Dog breed info
Weight: 75 — 85 lbs
Height: 23” — 25”
AKC Rank 2008 #57
Lifespan: 10—12 yrs
Dog Breed Info - The Alaskan Malamute
Origin, Ancient times. Original function, Heavy sled pulling, big game hunting. Today, Sled pulling, Companion. A popular family dog.
This dog was first known to be living among the native Inuit people known as the Mahlamuts, who lived along Norton Sound on Alaska's Northwest Coast. The dogs served as hunting partners for big game such as seals and polar bears and hauled the heavy carcasses back home. The unforgiving environment meant that a less than optimal dog probably would not have been kept. When the first outside explorers came to the region in the 1700’s, they were impressed not only by the hardy dogs but also by the owners’ obvious attachment to them. When gold was discovered in 1896, a ton of outsiders came to Alaska.
The AKC registered the breed in 1935 and the Alaskan Malamute became a favorite family companion dog.
Yes. Malamutes do well in training and are used not only for sled pulling but in search and rescue work. clicker training works well. Actually, the CLICKER should be used for all your dogs.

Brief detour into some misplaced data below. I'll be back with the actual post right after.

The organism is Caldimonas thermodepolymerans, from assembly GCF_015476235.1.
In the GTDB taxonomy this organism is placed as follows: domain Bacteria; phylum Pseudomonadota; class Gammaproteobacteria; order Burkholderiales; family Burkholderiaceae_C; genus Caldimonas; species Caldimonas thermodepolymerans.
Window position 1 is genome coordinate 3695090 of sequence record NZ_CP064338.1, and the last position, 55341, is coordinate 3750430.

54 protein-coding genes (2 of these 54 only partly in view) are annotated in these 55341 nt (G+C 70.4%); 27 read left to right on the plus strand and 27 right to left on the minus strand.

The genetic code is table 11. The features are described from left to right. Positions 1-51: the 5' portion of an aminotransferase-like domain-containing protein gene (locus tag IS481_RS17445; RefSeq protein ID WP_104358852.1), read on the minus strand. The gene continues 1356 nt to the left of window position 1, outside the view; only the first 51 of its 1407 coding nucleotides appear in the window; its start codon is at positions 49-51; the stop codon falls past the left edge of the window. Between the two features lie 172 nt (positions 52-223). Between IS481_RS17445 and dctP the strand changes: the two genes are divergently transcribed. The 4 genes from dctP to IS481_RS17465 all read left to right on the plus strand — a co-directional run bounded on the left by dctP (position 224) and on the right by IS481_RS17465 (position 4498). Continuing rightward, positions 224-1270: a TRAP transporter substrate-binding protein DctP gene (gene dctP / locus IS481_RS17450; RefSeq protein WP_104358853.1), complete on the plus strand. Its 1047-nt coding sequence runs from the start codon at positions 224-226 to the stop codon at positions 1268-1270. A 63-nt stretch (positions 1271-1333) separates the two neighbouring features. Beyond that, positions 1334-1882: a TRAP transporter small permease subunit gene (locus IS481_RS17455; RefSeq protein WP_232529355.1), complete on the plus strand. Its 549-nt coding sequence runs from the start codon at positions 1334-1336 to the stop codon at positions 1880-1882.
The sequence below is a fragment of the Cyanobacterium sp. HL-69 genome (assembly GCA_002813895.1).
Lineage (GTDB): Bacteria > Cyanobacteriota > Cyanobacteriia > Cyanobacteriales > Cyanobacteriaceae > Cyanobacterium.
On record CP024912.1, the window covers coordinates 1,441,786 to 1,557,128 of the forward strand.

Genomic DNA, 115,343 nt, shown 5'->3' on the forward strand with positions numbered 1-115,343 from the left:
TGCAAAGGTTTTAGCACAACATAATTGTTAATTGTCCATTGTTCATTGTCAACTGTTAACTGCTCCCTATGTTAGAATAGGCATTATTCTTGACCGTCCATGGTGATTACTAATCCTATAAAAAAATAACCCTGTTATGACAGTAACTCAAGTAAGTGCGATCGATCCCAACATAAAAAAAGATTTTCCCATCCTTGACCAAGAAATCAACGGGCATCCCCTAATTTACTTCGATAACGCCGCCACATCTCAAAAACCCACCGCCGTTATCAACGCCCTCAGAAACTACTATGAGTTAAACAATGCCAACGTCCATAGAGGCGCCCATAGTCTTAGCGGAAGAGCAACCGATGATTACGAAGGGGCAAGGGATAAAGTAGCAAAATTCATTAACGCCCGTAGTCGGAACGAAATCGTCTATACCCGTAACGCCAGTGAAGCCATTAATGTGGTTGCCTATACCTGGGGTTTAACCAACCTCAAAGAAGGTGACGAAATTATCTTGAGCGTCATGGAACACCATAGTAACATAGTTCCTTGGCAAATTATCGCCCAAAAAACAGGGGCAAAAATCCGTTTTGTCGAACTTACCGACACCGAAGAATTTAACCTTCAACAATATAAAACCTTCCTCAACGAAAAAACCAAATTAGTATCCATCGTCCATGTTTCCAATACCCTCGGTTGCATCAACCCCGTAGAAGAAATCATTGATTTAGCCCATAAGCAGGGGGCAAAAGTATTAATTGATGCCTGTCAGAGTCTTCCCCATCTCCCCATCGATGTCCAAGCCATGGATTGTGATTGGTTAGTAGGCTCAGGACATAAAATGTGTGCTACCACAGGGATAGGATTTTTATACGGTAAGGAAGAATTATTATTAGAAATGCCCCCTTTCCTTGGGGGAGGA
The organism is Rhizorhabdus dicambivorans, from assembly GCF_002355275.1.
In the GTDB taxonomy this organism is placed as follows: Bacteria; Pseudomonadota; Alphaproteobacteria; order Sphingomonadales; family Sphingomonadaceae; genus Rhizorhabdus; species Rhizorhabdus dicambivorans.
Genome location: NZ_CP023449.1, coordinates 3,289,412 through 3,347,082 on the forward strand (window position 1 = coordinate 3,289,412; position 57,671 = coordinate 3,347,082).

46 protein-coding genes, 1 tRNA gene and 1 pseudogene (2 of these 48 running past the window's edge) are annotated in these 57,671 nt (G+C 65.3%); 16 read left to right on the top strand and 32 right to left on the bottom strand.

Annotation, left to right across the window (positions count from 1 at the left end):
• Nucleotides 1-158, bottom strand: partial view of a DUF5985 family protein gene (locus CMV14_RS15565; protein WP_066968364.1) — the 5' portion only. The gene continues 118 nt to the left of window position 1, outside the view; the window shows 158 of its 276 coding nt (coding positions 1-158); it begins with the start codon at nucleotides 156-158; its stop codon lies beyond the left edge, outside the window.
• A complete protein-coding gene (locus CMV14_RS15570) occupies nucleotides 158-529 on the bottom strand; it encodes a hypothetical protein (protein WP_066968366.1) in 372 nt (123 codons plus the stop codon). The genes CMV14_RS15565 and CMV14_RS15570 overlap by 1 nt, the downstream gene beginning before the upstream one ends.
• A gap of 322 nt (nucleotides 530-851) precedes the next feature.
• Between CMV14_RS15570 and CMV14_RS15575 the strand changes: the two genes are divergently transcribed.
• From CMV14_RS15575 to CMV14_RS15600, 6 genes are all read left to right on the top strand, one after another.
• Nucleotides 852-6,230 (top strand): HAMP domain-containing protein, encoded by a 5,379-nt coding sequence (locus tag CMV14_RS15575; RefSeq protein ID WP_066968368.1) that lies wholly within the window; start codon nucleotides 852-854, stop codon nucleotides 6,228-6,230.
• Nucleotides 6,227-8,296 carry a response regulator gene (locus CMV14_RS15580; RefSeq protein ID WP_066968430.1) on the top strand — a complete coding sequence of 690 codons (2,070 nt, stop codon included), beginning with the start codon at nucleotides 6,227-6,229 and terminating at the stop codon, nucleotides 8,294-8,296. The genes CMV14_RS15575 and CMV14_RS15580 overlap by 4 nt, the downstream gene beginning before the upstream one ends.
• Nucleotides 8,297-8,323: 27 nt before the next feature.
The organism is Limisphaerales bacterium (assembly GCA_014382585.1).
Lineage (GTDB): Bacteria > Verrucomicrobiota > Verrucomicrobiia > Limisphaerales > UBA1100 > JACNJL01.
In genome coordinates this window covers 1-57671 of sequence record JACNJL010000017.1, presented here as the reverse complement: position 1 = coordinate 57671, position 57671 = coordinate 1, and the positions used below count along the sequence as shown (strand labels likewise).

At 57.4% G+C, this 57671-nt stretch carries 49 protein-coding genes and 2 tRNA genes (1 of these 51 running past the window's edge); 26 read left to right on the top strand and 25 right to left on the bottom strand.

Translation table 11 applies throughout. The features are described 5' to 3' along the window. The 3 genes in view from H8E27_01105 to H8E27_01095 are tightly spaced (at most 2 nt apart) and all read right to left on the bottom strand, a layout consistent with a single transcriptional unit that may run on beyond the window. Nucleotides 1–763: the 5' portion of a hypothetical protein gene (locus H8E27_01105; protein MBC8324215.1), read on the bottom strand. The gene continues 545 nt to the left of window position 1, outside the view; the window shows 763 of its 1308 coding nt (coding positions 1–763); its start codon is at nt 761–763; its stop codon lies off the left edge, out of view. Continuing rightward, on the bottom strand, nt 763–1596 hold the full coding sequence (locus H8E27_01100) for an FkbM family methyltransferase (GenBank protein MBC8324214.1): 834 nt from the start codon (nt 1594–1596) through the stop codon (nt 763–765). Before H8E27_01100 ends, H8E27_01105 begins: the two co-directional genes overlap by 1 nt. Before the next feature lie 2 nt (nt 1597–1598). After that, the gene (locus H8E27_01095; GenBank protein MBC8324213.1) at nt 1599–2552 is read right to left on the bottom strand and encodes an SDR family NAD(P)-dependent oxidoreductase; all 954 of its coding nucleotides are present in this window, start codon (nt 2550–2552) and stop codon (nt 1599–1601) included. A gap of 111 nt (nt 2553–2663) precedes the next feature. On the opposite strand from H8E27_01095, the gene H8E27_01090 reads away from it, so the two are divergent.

Want to crate train your Alaskan Malamute puppy? It's easy and if you're interested, take a look and you'll see what to do. Crate training your puppy will save many headaches and problems.
Some Alaskan Malamute puppies are slow/difficult to house train, potty train, toilet train, housebreak or whatever you want to call it. If you have a puppy, decide if you want to crate or paper potty train it. For the best results, we have a page at Crate vs Paper Potty Training which will help you decide and from there you can get all the information you need to get the job done. Always praise the pup profusely when she goes potty in the RIGHT PLACE so she knows she has done a good thing. Either method will work for this breed.
If you have an older dog, take the dog outside every two hours until she gets the idea which door leads to her potty area. Older dogs catch on to the potty or housebreaking pretty fast once they are shown what to do.
Alaskan Malamute’s are independent, strong-willed, fun-loving working dogs and family companions. This dog loves to run and roam as well as pull carts and sleds. It is a family dog and as long as it gets enough daily exercise, it is well mannered in the home. If missing the proper exercise, this breed can become frustrated and destructive. The Alaskan Malamute is friendly and sociable toward people but may become aggressive toward strange pets or dogs. Some Malamutes tend to dominate; others dig and howl. It is important that this breed is heavily socialized starting very young and continued through life. They need to be managed with a firm but kind hand and am owner who can be an alpha leader and maintain a dominant position over the dog at all times.